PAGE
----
ORchard Park, New York – Anyone with tickets to an AFC Championship game in Atlanta might want their money back.
When the Cincinnati Bengals walked into the tunnel at Highmark Stadium after Sunday’s 27-10 win over the Buffalo Bills in the Divisional Round of the playoffs, several players confirmed that any of the 50,000 people who had pre-sale tickets for a potential game between the Bills and Chiefs should Kansas City seeking refund.
“There was no pressure about that at all, man,” Bengals wide receiver said Ja’Marr Chase He said. “Just proving people wrong, the NFL does things like that for the Bills to go to the Super Bowl. They try to make it look like we’re not ready. So we just came here and proved it. That’s it.”
Cincinnati, the defending champions, is on its way to facing the Chiefs in the conference championship game for the second year in a row. The Bengals secured their spot as one of the last four teams left in the playoffs with their most convincing postseason win in recent years.
Cincinnati led 14-0 early on and maintained control throughout. The start was similar to the Week 17 matchup between the two teams, when the Bengals took a 7-3 lead in the first quarter and drove down the field before a Bills safety Hamelin’s devastation He went into cardiac arrest. The game was eventually canceled, which led to the NFL creating a possible neutral site game with Kansas City and Buffalo if both teams advanced to the AFC Championship Game.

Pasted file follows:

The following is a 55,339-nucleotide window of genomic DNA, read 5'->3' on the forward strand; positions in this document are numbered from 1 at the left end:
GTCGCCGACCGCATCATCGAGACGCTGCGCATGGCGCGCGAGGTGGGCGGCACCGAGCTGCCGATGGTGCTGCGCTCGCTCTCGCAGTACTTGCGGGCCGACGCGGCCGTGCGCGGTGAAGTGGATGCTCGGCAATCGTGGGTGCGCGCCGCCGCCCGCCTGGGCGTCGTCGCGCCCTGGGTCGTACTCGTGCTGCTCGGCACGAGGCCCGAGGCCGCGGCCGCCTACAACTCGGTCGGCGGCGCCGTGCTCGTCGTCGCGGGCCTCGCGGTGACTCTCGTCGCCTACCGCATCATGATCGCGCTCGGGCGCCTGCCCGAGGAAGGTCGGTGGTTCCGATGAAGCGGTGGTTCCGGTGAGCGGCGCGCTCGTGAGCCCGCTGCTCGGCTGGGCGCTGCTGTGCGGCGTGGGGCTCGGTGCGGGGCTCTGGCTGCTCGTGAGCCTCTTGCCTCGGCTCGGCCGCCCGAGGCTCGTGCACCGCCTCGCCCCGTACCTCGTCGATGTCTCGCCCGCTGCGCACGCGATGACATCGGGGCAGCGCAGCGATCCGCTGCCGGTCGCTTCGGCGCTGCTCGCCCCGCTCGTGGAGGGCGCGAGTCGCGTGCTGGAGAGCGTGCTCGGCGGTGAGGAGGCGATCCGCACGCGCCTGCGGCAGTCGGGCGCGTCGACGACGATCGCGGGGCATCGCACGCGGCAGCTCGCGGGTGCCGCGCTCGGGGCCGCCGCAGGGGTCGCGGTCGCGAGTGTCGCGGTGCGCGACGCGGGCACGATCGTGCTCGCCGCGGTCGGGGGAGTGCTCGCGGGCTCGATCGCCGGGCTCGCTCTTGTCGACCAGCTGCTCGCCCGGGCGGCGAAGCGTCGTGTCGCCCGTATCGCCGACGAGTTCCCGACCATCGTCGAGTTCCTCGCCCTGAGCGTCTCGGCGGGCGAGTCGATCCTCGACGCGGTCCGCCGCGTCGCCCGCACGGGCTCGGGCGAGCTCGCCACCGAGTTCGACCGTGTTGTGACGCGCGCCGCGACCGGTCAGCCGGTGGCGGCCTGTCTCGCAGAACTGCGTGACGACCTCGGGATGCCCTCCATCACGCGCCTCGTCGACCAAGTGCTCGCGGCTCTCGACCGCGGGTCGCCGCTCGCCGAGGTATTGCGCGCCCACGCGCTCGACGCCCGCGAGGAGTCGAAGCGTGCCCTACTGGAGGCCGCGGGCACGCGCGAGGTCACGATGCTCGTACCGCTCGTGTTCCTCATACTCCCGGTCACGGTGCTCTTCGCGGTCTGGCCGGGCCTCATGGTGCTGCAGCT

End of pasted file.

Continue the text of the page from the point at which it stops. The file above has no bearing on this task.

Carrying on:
But that first meeting gave Cincinnati confidence that it could thwart the league’s contingency plans.
“We knew what we could do,” Chase said. “I mean, look at the first game. We knew what we were capable of jumping off. We were just excited to play these guys.”
The Bengals held the Bills to a season-low 10 points. It was the second-fewest points allowed to Cincinnati in franchise postseason history.
Buffalo quarterback Josh Allenwho briefly came off a drive after an injury but didn’t leave the game, was 25 of 42 passing for 265 yards, no touchdowns and an interception on the Bills’ final drive of the game.
“I don’t think you ever look at the scoreboard and see the Bills score 10 points, even in the first half,” Bengals safety Jesse Bates III He said. “This is what we do.”
Cincinnati was also boosted with another strong offensive start. Dating back to Week 16 of the regular season, the Bengals have outscored their opponents a total of 39-0 going into the first quarter.
Cincinnati quarterback Joe Burrow She played a major role in that. He completed his first nine passes and finished the day by going 23 of 36 passes for 242 yards and two touchdowns. He also broke Ken Anderson’s franchise record for most career postseason runs (1,321).
Bengals ran back Joe Mixon He totaled 20 carries for 105 yards, marking his highest total yards in any of the team’s six post-season games over the past two seasons.
Burrow and Mixon’s numbers were indicative of how well the Bengals thought they played Sunday despite Cincinnati having three reserves starting on their offensive line.
“It was just one of their best games this year, rushing [and] Of the unit’s performance, Borough said, “It might be our most complete game of the season as a team.”
The Bengals quarterback said the team did not use pre-sale tickets for the potential Kansas City-Buffalo game as an incentive. But Burrow, referring to his post-game television interview, told CBS that the league “better send these refunds.”
The Bengals’ 17 points surpassed Cincinnati’s combined winning margin — 13 — in three postseason wins in 2021.
Last season, the Bengals went on the road in the divisional round and knocked out the top seeded Tennessee Titans. Bates, who said Sunday’s win was the biggest win of the past two seasons because it was the most recent, noted the similarities between then and now.
“We go to Tennessee and rock them,” Bates told ESPN. “We come here [to Buffalo] We screamed their butts here.”